“What the new year brings to you will depend a great deal on what you bring to the new year.” – Vern McLellan

2020 was a rollercoaster of huge declines followed by a huge recovery, with ultimately happy investors at the end of the year. 9 months ago however, we didn’t know this would be the case. We were filled with uncertainty about the global health crisis and the ramifications it would have on financial health. For that reason we talked strategy such as keeping your emotions in check, remaining long term focused, having humility, knowing your bias, et cetera.

Listen as Generosity Wealth Management founder, Michael Brady, compares having a strategic versus tactical look at 2020 and what that means for the new year.


Hi there.  Mike Brady with Generosity Wealth Management and I am here to talk about 2020 and looking at 2021.  I want to talk more strategic versus tactical today.  I want to give some good beliefs that I have that I think are very helpful and really the reason why I talk about strategic versus tactical.

Let’s just talk real briefly about 2020.  Personally, I have had some highs and lows.  I know after talking with many of you, you had some personal highs and lows, but the markets did as well with investments.  If we look back just nine months ago it was significantly double digits, bear market, very sharp, very under water and very pessimistic with a lot of fear going forward.  Very few pundits at that point would have said, “Oh yes, it’s going to end the year positive.”  But you know what?  That’s where the unmanaged stock market index is and the unmanaged bond indexes went as well.  When you look at bonds, when you look at stocks they all pretty much from a market index ended the year positive, with some ups and downs.  One of the things that we can learn from that, of course, is about ourselves.  What is our emotional control?  What is our humility and what is our risk and tolerance which I’ll talk about in just a little bit.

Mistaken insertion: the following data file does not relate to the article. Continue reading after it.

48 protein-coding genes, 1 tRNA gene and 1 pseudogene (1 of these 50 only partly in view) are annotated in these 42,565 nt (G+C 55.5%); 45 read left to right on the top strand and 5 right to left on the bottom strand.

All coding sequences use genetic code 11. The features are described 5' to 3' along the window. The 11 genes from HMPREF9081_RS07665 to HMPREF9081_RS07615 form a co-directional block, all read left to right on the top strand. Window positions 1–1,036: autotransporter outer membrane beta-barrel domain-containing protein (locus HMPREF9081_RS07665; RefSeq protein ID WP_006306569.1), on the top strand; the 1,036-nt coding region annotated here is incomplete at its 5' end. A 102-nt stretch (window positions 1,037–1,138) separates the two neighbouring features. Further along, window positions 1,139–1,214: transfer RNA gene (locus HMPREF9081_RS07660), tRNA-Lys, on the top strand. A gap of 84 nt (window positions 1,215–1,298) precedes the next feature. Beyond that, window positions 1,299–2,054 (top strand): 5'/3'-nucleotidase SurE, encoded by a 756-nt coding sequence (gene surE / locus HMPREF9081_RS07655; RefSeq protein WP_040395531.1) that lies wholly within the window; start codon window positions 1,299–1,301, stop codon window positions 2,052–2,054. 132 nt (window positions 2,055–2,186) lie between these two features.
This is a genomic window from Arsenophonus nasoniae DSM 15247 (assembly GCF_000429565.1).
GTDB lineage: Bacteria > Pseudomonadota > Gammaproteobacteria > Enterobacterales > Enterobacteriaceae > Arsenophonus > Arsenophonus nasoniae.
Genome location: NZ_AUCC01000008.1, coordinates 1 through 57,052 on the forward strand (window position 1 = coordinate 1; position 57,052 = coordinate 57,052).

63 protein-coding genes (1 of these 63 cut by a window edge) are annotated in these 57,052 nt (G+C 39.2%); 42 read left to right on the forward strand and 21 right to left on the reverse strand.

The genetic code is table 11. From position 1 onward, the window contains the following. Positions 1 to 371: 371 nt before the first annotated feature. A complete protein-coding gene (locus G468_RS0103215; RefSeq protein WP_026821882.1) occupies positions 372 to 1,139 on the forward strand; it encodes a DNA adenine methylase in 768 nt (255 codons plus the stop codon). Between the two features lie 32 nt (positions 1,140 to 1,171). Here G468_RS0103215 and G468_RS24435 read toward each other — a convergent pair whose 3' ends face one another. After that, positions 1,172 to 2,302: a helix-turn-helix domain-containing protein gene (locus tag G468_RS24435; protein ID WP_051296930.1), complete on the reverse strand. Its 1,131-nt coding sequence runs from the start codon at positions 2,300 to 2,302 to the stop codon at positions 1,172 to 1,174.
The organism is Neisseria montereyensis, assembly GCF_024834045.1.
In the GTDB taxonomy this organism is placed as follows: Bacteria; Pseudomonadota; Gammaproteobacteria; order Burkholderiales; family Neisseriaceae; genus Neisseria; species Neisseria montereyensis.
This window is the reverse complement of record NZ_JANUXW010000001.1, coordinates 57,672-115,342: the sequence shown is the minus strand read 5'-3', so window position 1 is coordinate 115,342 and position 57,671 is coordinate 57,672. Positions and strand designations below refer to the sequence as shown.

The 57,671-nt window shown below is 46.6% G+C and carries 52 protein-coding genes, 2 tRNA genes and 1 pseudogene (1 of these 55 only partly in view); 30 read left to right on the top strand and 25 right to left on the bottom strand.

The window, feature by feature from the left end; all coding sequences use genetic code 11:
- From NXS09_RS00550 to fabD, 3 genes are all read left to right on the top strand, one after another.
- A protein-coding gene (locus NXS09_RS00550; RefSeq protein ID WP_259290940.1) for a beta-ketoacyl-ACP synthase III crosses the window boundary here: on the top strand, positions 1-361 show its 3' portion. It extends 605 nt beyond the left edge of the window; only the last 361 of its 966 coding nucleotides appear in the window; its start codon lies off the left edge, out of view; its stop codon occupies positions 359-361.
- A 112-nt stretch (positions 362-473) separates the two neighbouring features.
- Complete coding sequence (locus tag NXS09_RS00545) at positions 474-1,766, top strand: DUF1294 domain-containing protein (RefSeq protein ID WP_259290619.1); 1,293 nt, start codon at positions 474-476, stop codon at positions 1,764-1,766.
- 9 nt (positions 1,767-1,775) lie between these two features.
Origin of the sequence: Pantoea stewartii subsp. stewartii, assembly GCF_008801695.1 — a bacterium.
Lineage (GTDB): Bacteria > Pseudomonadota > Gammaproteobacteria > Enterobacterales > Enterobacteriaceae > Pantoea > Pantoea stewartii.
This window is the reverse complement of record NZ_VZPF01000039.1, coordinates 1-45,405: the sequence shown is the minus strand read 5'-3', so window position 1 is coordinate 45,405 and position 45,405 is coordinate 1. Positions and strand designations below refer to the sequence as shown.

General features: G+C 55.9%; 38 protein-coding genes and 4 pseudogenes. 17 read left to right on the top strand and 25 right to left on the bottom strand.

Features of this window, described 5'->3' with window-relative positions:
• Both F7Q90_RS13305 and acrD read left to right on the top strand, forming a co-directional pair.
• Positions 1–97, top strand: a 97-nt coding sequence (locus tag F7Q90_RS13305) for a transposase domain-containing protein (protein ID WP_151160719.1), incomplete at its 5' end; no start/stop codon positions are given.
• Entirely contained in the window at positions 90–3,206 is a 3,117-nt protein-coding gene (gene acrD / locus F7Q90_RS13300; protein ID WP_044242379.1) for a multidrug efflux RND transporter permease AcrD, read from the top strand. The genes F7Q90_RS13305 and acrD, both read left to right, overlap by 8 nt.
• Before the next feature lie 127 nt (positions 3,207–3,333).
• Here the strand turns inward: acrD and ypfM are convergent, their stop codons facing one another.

2020 Dow Jones Industrial Average Index

I talk an awful lot on these videos strategically.  Let me tell you why I do that and how I define strategy versus tactical.  Let’s pretend you want to lose some weight.  How you view yourself is a strategic decision, but so many people spend all their time on what is exactly the perfect weight loss program.  Is it Weight Watcher’s?  Is it Jenny Craig?  Is it something else?  What’s the perfect exercise?  I the meantime they have paralysis of analysis and they don’t stick with it.  They don’t view, they don’t spend enough time on the strategic where they say I view myself as an athlete.  I view myself as someone who doesn’t eat that chocolate cake.  It’s not a big twist, not a big struggle to not eat that chocolate cake.  It’s hey, that’s incompatible with who I am and the image I have of myself.  So the strategic part is incredibly important.

A lot of what I do in these videos is talking about the strategic because I have come to the conclusion that a lot of people spend time on the tactical.  And all those pundits on TV are talking about the tactical.  This stock, that bond, short-term decision this, short-term decision that.  Where 80 percent of reaching your financial goals is clearly defining them and having a plan for how you get there, and keeping certain things in mind as you go along.  The tactical decision of your investment strategy is not of zero importance.  It is only of lesser importance and not as important as the sum of the strategic decisions that you proactively make every single day.  Going forward from day one but, of course, reiterating that to yourself as the years go by.